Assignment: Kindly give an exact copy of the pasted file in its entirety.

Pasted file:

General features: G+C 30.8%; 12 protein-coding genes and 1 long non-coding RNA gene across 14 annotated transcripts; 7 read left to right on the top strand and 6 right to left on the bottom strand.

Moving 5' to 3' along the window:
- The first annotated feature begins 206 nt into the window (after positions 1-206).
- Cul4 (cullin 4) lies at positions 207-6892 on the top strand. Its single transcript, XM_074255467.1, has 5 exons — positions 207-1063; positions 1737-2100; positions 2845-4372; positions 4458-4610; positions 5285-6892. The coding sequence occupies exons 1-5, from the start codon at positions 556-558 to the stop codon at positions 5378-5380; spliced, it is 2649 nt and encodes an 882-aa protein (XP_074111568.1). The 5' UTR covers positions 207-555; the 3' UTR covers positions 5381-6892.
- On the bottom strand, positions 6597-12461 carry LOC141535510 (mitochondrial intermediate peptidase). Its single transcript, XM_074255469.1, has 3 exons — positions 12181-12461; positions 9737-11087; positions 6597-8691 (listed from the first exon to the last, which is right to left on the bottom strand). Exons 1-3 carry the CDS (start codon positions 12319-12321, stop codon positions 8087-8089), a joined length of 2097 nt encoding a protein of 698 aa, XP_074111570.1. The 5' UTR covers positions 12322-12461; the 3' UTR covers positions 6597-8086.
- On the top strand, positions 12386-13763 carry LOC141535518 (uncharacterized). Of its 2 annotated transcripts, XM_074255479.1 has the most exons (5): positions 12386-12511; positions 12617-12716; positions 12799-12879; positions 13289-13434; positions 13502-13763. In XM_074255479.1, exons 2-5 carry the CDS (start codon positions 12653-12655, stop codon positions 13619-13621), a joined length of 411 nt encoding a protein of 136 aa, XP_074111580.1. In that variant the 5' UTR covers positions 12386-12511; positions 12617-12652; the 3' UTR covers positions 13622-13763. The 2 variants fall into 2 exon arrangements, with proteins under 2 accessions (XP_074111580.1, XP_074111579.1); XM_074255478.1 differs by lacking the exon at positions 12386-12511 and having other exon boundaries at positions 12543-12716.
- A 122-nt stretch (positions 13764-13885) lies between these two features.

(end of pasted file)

General features: G+C 30.8%; 12 protein-coding genes and 1 long non-coding RNA gene across 14 annotated transcripts; 7 read left to right on the top strand and 6 right to left on the bottom strand.

Moving 5' to 3' along the window:
- The first annotated feature begins 206 nt into the window (after positions 1-206).
- Cul4 (cullin 4) lies at positions 207-6892 on the top strand. Its single transcript, XM_074255467.1, has 5 exons — positions 207-1063; positions 1737-2100; positions 2845-4372; positions 4458-4610; positions 5285-6892. The coding sequence occupies exons 1-5, from the start codon at positions 556-558 to the stop codon at positions 5378-5380; spliced, it is 2649 nt and encodes an 882-aa protein (XP_074111568.1). The 5' UTR covers positions 207-555; the 3' UTR covers positions 5381-6892.
- On the bottom strand, positions 6597-12461 carry LOC141535510 (mitochondrial intermediate peptidase). Its single transcript, XM_074255469.1, has 3 exons — positions 12181-12461; positions 9737-11087; positions 6597-8691 (listed from the first exon to the last, which is right to left on the bottom strand). Exons 1-3 carry the CDS (start codon positions 12319-12321, stop codon positions 8087-8089), a joined length of 2097 nt encoding a protein of 698 aa, XP_074111570.1. The 5' UTR covers positions 12322-12461; the 3' UTR covers positions 6597-8086.
- On the top strand, positions 12386-13763 carry LOC141535518 (uncharacterized). Of its 2 annotated transcripts, XM_074255479.1 has the most exons (5): positions 12386-12511; positions 12617-12716; positions 12799-12879; positions 13289-13434; positions 13502-13763. In XM_074255479.1, exons 2-5 carry the CDS (start codon positions 12653-12655, stop codon positions 13619-13621), a joined length of 411 nt encoding a protein of 136 aa, XP_074111580.1. In that variant the 5' UTR covers positions 12386-12511; positions 12617-12652; the 3' UTR covers positions 13622-13763. The 2 variants fall into 2 exon arrangements, with proteins under 2 accessions (XP_074111580.1, XP_074111579.1); XM_074255478.1 differs by lacking the exon at positions 12386-12511 and having other exon boundaries at positions 12543-12716.
- A 122-nt stretch (positions 13764-13885) lies between these two features.